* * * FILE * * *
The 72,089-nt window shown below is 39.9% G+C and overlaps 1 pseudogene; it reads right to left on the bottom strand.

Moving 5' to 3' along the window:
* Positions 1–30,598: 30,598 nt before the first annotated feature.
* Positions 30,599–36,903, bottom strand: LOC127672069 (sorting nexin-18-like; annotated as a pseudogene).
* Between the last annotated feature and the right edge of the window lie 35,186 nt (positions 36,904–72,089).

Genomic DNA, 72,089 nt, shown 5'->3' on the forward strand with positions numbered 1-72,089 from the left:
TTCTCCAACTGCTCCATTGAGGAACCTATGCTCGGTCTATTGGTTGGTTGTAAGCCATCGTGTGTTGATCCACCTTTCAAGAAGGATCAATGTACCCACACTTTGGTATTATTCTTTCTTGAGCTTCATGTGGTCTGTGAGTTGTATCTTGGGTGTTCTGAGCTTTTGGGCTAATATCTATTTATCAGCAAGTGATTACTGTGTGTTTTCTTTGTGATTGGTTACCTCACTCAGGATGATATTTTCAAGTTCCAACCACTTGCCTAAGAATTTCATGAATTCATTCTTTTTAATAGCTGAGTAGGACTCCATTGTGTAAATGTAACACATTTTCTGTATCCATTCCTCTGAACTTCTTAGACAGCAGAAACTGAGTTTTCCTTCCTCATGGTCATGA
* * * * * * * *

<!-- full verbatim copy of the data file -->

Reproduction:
The 72,089-nt window shown below is 39.9% G+C and overlaps 1 pseudogene; it reads right to left on the bottom strand.

Moving 5' to 3' along the window:
* Positions 1–30,598: 30,598 nt before the first annotated feature.
* Positions 30,599–36,903, bottom strand: LOC127672069 (sorting nexin-18-like; annotated as a pseudogene).
* Between the last annotated feature and the right edge of the window lie 35,186 nt (positions 36,904–72,089).

Genomic DNA, 72,089 nt, shown 5'->3' on the forward strand with positions numbered 1-72,089 from the left:
TTCTCCAACTGCTCCATTGAGGAACCTATGCTCGGTCTATTGGTTGGTTGTAAGCCATCGTGTGTTGATCCACCTTTCAAGAAGGATCAATGTACCCACACTTTGGTATTATTCTTTCTTGAGCTTCATGTGGTCTGTGAGTTGTATCTTGGGTGTTCTGAGCTTTTGGGCTAATATCTATTTATCAGCAAGTGATTACTGTGTGTTTTCTTTGTGATTGGTTACCTCACTCAGGATGATATTTTCAAGTTCCAACCACTTGCCTAAGAATTTCATGAATTCATTCTTTTTAATAGCTGAGTAGGACTCCATTGTGTAAATGTAACACATTTTCTGTATCCATTCCTCTGAACTTCTTAGACAGCAGAAACTGAGTTTTCCTTCCTCATGGTCATGA